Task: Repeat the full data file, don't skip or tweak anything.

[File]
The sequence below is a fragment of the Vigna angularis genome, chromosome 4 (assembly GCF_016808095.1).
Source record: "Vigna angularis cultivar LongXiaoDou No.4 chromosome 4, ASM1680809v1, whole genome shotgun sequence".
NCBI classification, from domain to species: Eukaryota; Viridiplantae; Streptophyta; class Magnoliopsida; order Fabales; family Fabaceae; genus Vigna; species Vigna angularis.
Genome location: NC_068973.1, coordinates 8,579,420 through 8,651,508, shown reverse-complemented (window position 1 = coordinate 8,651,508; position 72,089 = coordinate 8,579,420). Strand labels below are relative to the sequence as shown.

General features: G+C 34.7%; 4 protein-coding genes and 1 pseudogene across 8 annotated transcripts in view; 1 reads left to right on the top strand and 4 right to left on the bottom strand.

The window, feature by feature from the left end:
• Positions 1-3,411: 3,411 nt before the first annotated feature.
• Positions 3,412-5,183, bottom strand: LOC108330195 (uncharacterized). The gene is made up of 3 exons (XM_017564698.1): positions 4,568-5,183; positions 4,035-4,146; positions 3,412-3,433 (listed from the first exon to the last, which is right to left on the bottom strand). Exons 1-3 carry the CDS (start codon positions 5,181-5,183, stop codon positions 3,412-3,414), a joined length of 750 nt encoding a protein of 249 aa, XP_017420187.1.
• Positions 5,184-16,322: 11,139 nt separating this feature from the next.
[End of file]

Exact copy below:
The sequence below is a fragment of the Vigna angularis genome, chromosome 4 (assembly GCF_016808095.1).
Source record: "Vigna angularis cultivar LongXiaoDou No.4 chromosome 4, ASM1680809v1, whole genome shotgun sequence".
NCBI classification, from domain to species: Eukaryota; Viridiplantae; Streptophyta; class Magnoliopsida; order Fabales; family Fabaceae; genus Vigna; species Vigna angularis.
Genome location: NC_068973.1, coordinates 8,579,420 through 8,651,508, shown reverse-complemented (window position 1 = coordinate 8,651,508; position 72,089 = coordinate 8,579,420). Strand labels below are relative to the sequence as shown.

General features: G+C 34.7%; 4 protein-coding genes and 1 pseudogene across 8 annotated transcripts in view; 1 reads left to right on the top strand and 4 right to left on the bottom strand.

The window, feature by feature from the left end:
• Positions 1-3,411: 3,411 nt before the first annotated feature.
• Positions 3,412-5,183, bottom strand: LOC108330195 (uncharacterized). The gene is made up of 3 exons (XM_017564698.1): positions 4,568-5,183; positions 4,035-4,146; positions 3,412-3,433 (listed from the first exon to the last, which is right to left on the bottom strand). Exons 1-3 carry the CDS (start codon positions 5,181-5,183, stop codon positions 3,412-3,414), a joined length of 750 nt encoding a protein of 249 aa, XP_017420187.1.
• Positions 5,184-16,322: 11,139 nt separating this feature from the next.